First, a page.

Promoting success means setting people up for success, not failure. Here are a few red flags CEOs would do well to note.

  • Non-tech-literate CEOs underestimate how complicated it is to be a technically competent leader and often don’t fully appreciate the difference between managing and leading a technical company. A CEO is a leader who can organise the talent and experience of the executive group. But, if that group has a low technical IQ, the company will never realise its full potential.
  • Many C-suite executives - non-technical C-suite leaders - usually understand scaling to mean hiring more engineers. But, optimising for hiring is inherently unstable. Unfettered growth in newly funded start-ups is a perpetual source of waste and discomfort. Failing to consider how fast the organisation or department can or should absorb new hires leads to high attrition, low job satisfaction, not to mention increased costs. Senior leadership needs to raise its collective technical IQ.
  • Growth to corporate size cannot be achieved by simply hiring people from corporate-sized companies. For example, the highly paid ex-AWS manager that a company employs to grow their scale-up is probably not one who helped grow AWS. So, it is not clear how they will know how to grow a scale-up.
  • The technical competence of senior technical and operations leaders is often below an optimal level. The trend has been toward soft and people skills too often at the expense of meaningful technical ability. This has manifested in an over-reliance on second-tier technical leaders who too often have limited vision, strategic experience or both.

Promotion and hiring committees need technical voices, especially at senior levels. Talent acquisition is often slotted into HR departments when it would be far more efficient to be in an engineering group. Technical hiring is not a generic skill. It is a specialised function that requires close cooperation between specialised recruiters and engineers trained to interview.

The technical ignorance of far too many HR representatives has already risen to the level of folklore and ridiculed within the engineering communities, which does not help the company attract the right talent. After all, the first person a candidate meets in a hiring process provides the first impression of the company. It is high time to acknowledge and act to improve and set a standard for technical recruiters and HR partners working with technical departments to upgrade technical skills significantly. Embedding people functions into technical organisations is the first step towards that goal.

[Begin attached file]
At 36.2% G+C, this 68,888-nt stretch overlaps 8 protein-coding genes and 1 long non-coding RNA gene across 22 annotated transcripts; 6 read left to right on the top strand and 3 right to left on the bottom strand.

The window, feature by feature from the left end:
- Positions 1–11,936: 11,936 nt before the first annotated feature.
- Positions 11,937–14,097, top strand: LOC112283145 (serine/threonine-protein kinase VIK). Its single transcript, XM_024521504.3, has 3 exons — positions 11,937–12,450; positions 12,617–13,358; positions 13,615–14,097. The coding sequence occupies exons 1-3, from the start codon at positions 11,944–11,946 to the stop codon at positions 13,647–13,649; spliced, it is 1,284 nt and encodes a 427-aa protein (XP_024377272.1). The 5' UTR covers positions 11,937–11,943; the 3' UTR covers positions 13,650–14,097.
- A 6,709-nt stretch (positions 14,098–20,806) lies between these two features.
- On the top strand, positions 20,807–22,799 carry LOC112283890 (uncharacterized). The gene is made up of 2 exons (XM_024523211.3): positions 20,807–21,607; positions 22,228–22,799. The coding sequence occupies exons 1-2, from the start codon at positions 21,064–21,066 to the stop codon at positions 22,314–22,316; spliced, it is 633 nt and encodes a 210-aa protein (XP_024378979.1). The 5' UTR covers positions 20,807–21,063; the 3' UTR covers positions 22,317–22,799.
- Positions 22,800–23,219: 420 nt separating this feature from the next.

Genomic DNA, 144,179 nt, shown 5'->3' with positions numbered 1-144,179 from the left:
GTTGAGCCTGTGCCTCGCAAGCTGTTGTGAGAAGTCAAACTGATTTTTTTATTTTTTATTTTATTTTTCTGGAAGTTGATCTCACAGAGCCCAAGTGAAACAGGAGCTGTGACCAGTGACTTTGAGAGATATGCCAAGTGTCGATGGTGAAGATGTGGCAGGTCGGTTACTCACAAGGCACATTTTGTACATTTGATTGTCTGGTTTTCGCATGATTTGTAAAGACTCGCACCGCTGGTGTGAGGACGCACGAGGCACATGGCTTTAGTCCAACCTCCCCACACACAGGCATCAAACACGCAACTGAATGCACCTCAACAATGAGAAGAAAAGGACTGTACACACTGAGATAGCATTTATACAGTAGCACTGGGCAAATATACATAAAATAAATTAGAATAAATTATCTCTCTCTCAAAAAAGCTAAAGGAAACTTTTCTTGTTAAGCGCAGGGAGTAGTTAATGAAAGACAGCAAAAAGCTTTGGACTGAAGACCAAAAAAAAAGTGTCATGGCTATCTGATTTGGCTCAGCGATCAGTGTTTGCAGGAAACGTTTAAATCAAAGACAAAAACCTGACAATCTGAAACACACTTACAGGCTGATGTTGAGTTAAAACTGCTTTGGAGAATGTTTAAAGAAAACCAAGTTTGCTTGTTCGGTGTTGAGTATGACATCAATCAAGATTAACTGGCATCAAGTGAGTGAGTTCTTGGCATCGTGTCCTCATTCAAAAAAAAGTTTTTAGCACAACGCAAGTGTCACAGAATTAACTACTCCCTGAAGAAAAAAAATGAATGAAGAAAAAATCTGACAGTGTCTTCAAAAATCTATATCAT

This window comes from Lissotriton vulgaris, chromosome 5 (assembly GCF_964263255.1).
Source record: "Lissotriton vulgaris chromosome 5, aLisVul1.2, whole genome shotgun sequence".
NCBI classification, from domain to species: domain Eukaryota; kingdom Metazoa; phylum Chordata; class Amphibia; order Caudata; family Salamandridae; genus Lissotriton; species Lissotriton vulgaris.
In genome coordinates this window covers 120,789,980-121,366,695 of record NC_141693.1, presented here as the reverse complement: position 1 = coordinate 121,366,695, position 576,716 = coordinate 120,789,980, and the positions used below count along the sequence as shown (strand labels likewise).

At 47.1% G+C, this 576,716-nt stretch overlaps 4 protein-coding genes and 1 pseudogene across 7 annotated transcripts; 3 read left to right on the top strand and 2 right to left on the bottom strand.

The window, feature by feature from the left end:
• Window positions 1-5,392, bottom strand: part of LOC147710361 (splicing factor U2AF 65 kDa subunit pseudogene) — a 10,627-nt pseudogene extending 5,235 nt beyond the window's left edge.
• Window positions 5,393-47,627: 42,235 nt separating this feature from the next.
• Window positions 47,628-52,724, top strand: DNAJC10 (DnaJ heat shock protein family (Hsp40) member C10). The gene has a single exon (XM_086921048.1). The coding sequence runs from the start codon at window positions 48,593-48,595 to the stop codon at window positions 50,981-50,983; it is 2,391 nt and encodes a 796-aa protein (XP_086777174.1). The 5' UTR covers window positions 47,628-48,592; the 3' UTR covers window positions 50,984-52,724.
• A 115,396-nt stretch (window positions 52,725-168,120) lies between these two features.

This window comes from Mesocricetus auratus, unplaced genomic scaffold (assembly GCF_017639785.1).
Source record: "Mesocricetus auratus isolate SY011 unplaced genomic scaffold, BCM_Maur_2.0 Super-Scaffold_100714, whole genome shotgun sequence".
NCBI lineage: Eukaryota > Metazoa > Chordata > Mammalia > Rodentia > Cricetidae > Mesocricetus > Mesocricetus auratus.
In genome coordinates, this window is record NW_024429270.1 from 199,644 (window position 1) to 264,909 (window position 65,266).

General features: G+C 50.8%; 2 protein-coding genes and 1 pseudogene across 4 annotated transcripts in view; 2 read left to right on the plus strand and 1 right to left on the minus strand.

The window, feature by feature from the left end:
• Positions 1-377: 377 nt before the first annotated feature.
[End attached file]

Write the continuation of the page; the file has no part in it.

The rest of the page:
The distinction between pure tech, tech-driven and tech-enabled companies is crucial to understand for it determines the optimal level of technical awareness and knowledge required to run the organisation successfully. Not just for the technical leader - CTO, VP or Head of Engineering, but for all members of the leadership team, first and foremost the CEO. When a tech-enabled company sees internal engineering as equivalent to near- or offshore  software development it is an indication of a relatively low level of technical literacy. Any pure tech or tech-driven company will suffer without a technically literate C-suite especially one without a tech-savvy CEO. Pure tech is especially, though not uniquely, vulnerable to a lack of engineering competence in the executive offices. To achieve excellent business results with the minimum  resources required in a technical industry, the alignment between all parts of the business is fundamental and a relatively sophisticated understanding of technical and engineering challenges essential.

As easy as it may be to blame others in the C-suite, for not being technical enough or that the board of directors have failed to replace current leaders with technically savvy ones, in the end it is the job of the next-generation technical leader to drive tech literacy and educate the members of the leadership circle. Failing to do so will result in tech being led by second-tier executives who will be constantly doubted, excessively reviewed, and potentially overruled by individuals who really don’t understand how tech should be done. Sadly, like so many companies are today.

[1] In finance, the acronym “FAANG” stood for stocks from five prominent tech   companies: Facebook (now META), Amazon (AMZN), Apple (AAPL), Netflix (NFLX); and Google (now Alphabet). The acronym MAAAN (Meta, Apple, Amazon, Alphabet, Netflix) has yet to gain traction and hopefully won’t.

[2] IBM is still a highly innovative company and in 2021 holds the US record for patents granted each year as it has done for each of the past 28 years.

[3] Microsoft and IBM are excluded from this group because, according to former CEO Eric Schmidt, they “have not driven major social change through their dominant role in online activity” like the others.

[4] Sadu, Raffaella, et al. "The C- Suite Skills that Matter Most: More than ever, companies need leaders who are good with people." HBR, July-August 2022, p. 42-50.

[5] The Economist. “What Gen-Z Graduates Want from Their Employers.” The Economist, 21 July 2022, Accessed 10 May 2023. The authors define "strong social skills" to mean "specific capabilities, including a high level of self-awareness, the ability to listen and communicate well, a facility for working with different types of people and groups," and empathy."